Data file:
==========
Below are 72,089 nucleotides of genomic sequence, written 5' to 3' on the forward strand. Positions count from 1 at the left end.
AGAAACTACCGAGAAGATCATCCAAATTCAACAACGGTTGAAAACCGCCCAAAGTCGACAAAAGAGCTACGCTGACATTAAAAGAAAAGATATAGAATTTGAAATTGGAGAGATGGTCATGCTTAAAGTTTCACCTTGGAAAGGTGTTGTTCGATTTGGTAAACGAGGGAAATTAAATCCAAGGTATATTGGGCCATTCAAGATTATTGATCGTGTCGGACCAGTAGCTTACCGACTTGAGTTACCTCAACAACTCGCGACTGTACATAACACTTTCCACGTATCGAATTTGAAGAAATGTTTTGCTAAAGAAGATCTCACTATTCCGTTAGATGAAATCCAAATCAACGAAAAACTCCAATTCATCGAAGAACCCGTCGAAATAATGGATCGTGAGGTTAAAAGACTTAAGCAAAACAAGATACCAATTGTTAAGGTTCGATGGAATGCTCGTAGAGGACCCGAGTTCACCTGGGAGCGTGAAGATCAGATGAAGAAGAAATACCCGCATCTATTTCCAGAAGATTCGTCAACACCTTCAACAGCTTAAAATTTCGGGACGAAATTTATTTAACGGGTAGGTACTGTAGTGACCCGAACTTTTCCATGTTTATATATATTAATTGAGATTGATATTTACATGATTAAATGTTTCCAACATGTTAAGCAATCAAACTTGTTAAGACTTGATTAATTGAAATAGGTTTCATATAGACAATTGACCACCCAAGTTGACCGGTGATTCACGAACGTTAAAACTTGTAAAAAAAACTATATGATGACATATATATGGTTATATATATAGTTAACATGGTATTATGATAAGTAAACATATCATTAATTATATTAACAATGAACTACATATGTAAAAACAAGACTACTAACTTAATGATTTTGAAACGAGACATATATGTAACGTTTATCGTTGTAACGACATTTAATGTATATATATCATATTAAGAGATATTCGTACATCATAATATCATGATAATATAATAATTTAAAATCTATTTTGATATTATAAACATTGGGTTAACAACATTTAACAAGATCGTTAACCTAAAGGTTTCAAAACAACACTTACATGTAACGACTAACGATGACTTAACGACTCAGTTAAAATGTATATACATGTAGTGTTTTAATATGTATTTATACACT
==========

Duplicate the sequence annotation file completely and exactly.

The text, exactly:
Below are 72,089 nucleotides of genomic sequence, written 5' to 3' on the forward strand. Positions count from 1 at the left end.
AGAAACTACCGAGAAGATCATCCAAATTCAACAACGGTTGAAAACCGCCCAAAGTCGACAAAAGAGCTACGCTGACATTAAAAGAAAAGATATAGAATTTGAAATTGGAGAGATGGTCATGCTTAAAGTTTCACCTTGGAAAGGTGTTGTTCGATTTGGTAAACGAGGGAAATTAAATCCAAGGTATATTGGGCCATTCAAGATTATTGATCGTGTCGGACCAGTAGCTTACCGACTTGAGTTACCTCAACAACTCGCGACTGTACATAACACTTTCCACGTATCGAATTTGAAGAAATGTTTTGCTAAAGAAGATCTCACTATTCCGTTAGATGAAATCCAAATCAACGAAAAACTCCAATTCATCGAAGAACCCGTCGAAATAATGGATCGTGAGGTTAAAAGACTTAAGCAAAACAAGATACCAATTGTTAAGGTTCGATGGAATGCTCGTAGAGGACCCGAGTTCACCTGGGAGCGTGAAGATCAGATGAAGAAGAAATACCCGCATCTATTTCCAGAAGATTCGTCAACACCTTCAACAGCTTAAAATTTCGGGACGAAATTTATTTAACGGGTAGGTACTGTAGTGACCCGAACTTTTCCATGTTTATATATATTAATTGAGATTGATATTTACATGATTAAATGTTTCCAACATGTTAAGCAATCAAACTTGTTAAGACTTGATTAATTGAAATAGGTTTCATATAGACAATTGACCACCCAAGTTGACCGGTGATTCACGAACGTTAAAACTTGTAAAAAAAACTATATGATGACATATATATGGTTATATATATAGTTAACATGGTATTATGATAAGTAAACATATCATTAATTATATTAACAATGAACTACATATGTAAAAACAAGACTACTAACTTAATGATTTTGAAACGAGACATATATGTAACGTTTATCGTTGTAACGACATTTAATGTATATATATCATATTAAGAGATATTCGTACATCATAATATCATGATAATATAATAATTTAAAATCTATTTTGATATTATAAACATTGGGTTAACAACATTTAACAAGATCGTTAACCTAAAGGTTTCAAAACAACACTTACATGTAACGACTAACGATGACTTAACGACTCAGTTAAAATGTATATACATGTAGTGTTTTAATATGTATTTATACACT